In order to establish ineffective assistance of counsel, a defendant must show both that his trial counsel's performance was deficient and that the deficiency was so prejudicial that a reasonable likelihood exists that the outcome of the trial would have been different but for counsel's error.14 In the case at bar, Paul has not demonstrated either deficient performance or prejudice. He has not cited any authority which suggests that recusal was required under the circumstances of this case. Nor has Paul shown any additional steps that his trial counsel could have taken in order to secure recusal by the trial judge. At the hearing on Paul's motion for new trial, appellate counsel was unable to articulate a single basis to support an affidavit for Paul's USCR 25.1 motion. Moreover, recusal is warranted only when the alleged impartiality stems from an extra-judicial source.15 “[T]he fact that the judge has sat on prior cases of the party or ruled on prior matters in the case before the judge is legally insufficient as a ground for recusal.” 16 It follows that the trial court did not err in denying Paul's motion for new trial on this ground.
1. (Citation and punctuation omitted.) Greenway v. State, 207 Ga.App. 511, 513(3), 428 S.E.2d 415 (1993).
2. Crouch v. State, 279 Ga. 879, 881(2), 622 S.E.2d 818 (2005); Hunter v. State, 282 Ga.App. 355, 356(2), 638 S.E.2d 804 (2006).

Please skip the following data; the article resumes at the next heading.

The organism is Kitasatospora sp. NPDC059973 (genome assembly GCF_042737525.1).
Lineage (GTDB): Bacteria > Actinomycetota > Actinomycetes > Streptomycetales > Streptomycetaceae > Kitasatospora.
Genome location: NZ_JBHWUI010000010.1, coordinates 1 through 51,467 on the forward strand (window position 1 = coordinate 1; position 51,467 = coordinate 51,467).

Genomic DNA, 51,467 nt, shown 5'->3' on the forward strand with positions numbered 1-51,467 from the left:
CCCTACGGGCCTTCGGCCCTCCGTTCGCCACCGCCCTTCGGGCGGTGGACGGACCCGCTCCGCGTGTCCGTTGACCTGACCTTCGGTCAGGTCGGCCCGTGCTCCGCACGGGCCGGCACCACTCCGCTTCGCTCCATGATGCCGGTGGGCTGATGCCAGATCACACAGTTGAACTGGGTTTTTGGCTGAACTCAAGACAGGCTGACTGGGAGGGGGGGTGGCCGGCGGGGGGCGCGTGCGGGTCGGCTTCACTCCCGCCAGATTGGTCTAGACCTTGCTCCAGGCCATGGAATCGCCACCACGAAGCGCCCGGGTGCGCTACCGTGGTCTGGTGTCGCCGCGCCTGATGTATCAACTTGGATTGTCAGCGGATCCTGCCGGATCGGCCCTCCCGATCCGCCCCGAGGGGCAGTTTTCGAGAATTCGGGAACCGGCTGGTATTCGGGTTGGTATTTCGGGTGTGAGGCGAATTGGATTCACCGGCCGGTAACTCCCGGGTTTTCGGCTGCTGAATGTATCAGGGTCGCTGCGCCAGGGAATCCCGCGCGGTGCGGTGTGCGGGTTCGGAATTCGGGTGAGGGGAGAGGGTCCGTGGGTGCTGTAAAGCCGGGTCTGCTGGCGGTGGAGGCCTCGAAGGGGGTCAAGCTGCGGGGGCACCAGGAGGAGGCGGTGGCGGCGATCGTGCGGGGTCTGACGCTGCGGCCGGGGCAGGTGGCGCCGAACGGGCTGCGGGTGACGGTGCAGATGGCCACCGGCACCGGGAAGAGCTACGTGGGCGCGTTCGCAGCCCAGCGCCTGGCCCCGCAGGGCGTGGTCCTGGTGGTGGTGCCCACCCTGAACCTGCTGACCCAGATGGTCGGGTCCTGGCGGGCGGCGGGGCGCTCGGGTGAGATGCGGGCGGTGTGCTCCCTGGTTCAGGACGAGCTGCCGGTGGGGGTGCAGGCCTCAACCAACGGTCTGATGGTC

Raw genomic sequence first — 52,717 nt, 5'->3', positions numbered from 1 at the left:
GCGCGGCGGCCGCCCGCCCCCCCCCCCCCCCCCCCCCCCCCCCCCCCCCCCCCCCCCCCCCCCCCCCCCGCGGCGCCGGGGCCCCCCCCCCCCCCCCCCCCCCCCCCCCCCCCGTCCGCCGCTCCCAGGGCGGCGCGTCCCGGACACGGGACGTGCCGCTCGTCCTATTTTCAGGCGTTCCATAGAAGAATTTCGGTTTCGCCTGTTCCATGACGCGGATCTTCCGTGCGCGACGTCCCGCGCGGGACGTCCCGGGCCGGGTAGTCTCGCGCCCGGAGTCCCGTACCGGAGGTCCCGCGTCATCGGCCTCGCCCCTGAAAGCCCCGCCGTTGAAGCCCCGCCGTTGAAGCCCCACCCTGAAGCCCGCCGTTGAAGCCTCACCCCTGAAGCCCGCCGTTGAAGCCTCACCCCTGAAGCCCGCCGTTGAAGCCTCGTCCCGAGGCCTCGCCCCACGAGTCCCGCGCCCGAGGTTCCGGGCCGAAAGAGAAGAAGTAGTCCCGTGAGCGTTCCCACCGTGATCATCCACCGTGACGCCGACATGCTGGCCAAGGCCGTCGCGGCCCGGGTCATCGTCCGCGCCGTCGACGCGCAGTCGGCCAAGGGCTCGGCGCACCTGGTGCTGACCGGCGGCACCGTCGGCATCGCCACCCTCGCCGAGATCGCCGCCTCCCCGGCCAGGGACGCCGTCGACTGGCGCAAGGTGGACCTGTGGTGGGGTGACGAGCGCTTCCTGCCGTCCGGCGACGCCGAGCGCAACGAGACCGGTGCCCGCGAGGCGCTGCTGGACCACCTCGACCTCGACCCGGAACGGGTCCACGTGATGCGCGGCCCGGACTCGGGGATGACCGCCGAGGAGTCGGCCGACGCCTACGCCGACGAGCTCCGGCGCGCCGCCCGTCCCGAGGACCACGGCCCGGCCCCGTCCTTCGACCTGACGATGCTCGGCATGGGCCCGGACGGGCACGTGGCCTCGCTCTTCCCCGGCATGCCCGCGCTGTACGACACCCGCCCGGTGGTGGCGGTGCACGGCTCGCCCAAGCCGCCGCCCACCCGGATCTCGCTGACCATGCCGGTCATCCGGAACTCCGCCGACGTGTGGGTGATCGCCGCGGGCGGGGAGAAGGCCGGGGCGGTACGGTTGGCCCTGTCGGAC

3. (Citation and punctuation omitted.) Mulvey v. State, 250 Ga.App. 345, 348(3), 551 S.E.2d 761 (2001). Accord Simmons v. State, 251 Ga.App. 682, 691(8), 555 S.E.2d 59 (2001).
4. Edwards v. State, 264 Ga. 131, 132, 442 S.E.2d 444 (1994), citing State v. Alvarado, 260 Ga. 563, 564, 397 S.E.2d 550 (1990).
5. (Citations omitted.) Moses v. State, 264 Ga. 313, 315(2), 444 S.E.2d 767 (1994). Accord Cotton v. State, 274 Ga. 26(2), 549 S.E.2d 71 (2001).
6. (Citations and punctuation omitted.) Seay v. State, 276 Ga. 139, 140(2), 576 S.E.2d 839 (2003).
7. OCGA § 16-5-20(a)(2).
8. (Citations omitted.) Willingham v. State, 281 Ga. 577, 578, 642 S.E.2d 43 (2007); OCGA § 16-5-21(a)(2).
9. See Stobbart v. State, 272 Ga. 608, 611(3), 533 S.E.2d 379 (2000).
10. See Roberts v. State, 282 Ga. 548, 553-554(12), 651 S.E.2d 689 (2007).
11. OCGA § 16-5-60(b).
12. See Stobbart, supra. See also Lashley v. State, 283 Ga. 465, 466-467(2), 660 S.E.2d 370 (2008); Morris v. State, 228 Ga.App. 90, 93(3), 491 S.E.2d 190 (1997).
13. USCR 25.1 requires that a motion to recuse attach “affidavit(s) which shall fully assert the facts upon which the motion is founded.” See generally Gould v. State, 273 Ga.App. 155, 158-160(4), 614 S.E.2d 252 (2005) (reviewing standards for evaluation of motion seeking recusal of trial judge).
14. Keller v. State, 286 Ga.App. 292, 300(8), 648 S.E.2d 714 (2007).
15. See Turner v. State, 280 Ga. 174, 175, 626 S.E.2d 86 (2006).
16. (Punctuation and footnote omitted.) Keller, supra at 296(2), 648 S.E.2d 714.
SMITH, P.J., and ADAMS, J., concur.